“I feel like I am the sum total of my influences. I would never claim that one of the riffs that I play really belongs to me—I am standing on the shoulders of a bunch of people in that regard—but I have tried to just let myself be who I am with my music.”
Singing is another area where Lang differed from the typical blues prodigy; out of his 16-year-old mouth came a raspy sound normally associated with 40-year-old veteran soul singers. “A lot of my guitar playing is influenced by singing,” he says. “My first memories of music are singing along to Motown records with my mom and sisters. I have always loved to listen to singers, so I have been trained to come at music from that direction.”
Still another point of departure from the typical blues trajectory is that, from the beginning, Lang eschewed the Strat-based Stevie Ray Vaughn tone adopted by many blues neophytes for a more distorted, classic rock edge—complete with wah-wah. “That was just a comfort thing for me. Everyone’s ear dictates his or her comfort level. It is sometimes easier to play with more distortion, and everybody figures out what level works for him or her,” he explains.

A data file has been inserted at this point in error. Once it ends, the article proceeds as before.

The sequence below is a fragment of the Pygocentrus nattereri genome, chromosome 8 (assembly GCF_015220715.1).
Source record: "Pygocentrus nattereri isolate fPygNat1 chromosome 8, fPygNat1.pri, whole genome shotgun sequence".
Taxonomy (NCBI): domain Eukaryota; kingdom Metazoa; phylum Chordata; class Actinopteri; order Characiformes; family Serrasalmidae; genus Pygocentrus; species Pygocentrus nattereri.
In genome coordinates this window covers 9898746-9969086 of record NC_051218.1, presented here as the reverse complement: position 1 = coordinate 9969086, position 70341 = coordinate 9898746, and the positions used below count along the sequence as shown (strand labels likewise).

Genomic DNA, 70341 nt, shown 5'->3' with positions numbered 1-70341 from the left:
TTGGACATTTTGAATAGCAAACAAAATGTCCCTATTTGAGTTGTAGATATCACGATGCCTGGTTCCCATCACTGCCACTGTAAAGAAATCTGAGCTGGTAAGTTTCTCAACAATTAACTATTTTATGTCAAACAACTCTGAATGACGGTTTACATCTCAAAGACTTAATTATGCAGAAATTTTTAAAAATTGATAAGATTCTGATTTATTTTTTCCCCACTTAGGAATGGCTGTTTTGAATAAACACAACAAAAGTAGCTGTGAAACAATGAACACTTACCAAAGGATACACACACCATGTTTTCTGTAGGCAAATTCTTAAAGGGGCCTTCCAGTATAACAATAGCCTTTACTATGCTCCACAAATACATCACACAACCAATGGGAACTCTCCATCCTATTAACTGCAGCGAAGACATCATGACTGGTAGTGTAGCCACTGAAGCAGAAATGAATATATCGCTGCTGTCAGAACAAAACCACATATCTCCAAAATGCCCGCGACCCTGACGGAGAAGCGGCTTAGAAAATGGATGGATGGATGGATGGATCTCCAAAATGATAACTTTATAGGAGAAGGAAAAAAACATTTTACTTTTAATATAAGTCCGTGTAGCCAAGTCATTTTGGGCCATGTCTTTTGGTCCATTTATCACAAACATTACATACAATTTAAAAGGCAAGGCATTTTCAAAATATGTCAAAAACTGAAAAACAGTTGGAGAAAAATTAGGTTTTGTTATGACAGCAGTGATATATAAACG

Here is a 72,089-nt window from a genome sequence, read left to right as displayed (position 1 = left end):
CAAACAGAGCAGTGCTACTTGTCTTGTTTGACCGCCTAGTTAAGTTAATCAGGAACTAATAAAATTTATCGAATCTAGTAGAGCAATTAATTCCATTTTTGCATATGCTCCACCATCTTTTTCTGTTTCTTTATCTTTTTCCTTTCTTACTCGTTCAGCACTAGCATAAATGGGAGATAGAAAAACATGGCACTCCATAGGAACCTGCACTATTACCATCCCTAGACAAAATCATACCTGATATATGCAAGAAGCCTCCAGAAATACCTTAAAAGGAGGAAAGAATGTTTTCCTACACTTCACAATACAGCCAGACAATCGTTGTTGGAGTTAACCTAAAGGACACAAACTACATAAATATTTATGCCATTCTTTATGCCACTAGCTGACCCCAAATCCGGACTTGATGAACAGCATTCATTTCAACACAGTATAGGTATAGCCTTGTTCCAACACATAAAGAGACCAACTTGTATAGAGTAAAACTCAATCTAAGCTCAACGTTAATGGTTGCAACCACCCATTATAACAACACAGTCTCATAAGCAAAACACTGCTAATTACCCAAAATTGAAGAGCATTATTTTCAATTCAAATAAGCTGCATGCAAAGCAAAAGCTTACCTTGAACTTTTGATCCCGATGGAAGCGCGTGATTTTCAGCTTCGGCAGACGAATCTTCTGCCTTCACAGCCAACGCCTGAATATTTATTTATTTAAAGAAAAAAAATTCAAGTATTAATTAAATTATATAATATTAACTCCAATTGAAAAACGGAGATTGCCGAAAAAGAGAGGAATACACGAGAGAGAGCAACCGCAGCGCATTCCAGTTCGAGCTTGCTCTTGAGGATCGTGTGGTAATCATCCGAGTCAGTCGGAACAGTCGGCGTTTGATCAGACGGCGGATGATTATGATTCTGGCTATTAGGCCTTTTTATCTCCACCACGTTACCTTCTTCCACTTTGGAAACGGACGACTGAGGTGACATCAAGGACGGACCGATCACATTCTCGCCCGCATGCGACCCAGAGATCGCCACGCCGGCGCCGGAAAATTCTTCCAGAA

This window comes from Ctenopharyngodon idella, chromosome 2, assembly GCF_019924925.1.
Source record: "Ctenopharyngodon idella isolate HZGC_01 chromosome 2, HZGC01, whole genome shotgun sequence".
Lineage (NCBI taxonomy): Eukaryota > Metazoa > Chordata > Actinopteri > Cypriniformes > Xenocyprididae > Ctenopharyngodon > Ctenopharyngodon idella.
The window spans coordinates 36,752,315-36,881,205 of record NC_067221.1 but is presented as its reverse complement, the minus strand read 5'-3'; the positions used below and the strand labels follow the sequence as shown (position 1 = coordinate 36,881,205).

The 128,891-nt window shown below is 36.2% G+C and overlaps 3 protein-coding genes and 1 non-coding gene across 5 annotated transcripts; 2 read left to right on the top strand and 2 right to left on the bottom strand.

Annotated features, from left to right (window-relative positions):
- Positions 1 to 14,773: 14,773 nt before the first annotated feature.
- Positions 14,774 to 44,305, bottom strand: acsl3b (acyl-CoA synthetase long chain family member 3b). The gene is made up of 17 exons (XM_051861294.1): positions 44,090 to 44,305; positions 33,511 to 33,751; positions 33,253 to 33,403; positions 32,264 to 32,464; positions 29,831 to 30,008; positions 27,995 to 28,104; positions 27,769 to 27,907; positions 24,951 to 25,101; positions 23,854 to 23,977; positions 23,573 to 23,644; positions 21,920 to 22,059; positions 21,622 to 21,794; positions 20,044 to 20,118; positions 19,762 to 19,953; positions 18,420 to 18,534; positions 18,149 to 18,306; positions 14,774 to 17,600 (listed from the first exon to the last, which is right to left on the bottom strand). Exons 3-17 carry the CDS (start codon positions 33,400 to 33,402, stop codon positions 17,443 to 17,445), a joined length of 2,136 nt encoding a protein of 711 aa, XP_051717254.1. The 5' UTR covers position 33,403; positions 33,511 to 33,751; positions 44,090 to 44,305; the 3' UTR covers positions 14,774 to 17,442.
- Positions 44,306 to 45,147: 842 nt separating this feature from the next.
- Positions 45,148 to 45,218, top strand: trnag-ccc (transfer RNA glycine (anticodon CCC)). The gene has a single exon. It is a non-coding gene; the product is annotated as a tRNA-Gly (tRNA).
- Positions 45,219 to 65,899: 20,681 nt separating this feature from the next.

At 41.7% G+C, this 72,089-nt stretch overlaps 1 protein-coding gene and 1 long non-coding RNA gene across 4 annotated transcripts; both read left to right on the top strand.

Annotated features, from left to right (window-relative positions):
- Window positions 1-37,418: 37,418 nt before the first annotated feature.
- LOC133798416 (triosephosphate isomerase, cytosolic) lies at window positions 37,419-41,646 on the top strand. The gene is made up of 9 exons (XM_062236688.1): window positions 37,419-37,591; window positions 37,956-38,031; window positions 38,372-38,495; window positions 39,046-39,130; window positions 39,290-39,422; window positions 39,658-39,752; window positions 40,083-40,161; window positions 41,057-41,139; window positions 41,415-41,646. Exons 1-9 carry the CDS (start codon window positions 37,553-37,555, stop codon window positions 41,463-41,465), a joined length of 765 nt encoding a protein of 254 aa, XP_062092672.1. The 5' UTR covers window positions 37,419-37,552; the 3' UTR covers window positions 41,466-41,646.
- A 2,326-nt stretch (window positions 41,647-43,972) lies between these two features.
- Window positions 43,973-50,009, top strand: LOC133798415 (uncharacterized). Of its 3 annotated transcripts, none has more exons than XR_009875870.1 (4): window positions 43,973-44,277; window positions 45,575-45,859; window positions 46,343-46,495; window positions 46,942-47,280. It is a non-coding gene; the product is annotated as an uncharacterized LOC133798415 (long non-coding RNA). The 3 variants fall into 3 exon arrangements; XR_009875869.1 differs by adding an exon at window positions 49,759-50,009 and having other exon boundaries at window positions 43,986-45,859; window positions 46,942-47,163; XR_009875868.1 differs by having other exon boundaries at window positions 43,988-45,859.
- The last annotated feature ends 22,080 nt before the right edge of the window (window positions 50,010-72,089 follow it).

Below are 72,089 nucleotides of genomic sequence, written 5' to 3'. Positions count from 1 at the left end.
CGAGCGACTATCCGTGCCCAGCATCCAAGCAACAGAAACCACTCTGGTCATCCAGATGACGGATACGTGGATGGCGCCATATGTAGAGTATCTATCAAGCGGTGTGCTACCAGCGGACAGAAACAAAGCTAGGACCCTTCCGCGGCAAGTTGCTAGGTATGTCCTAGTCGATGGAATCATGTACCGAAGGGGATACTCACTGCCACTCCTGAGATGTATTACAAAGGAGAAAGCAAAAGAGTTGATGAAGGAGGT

Lang’s ultimate choice of guitar also helped dictate his sound. “For the first year or so I played a Strat that my dad got me,” he recalls. “Then I got into Albert Collins’ Telecaster tone so I got a Tele.” Finally Lang discovered Louisiana blues guitarist Tab Benoit, who plays a semi-hollow Tele with humbuckers. “When I heard his tone I freaked out—the Thinline Tele with humbuckers became the staple for me after that,” he says.
The guitarist eventually dropped a P-90 pickup between the two humbuckers. “I just wanted to have a 5-way thing so I could get an out-of-phase sound, though I hardly ever use that. I do use the P-90 on its own a lot, though.” He can be heard wielding the P- 90 during the fiery intro and first solo of the Tinsley Ellis tune, “A Quitter Never Wins,” on his new record, Live at the Ryman [Concord].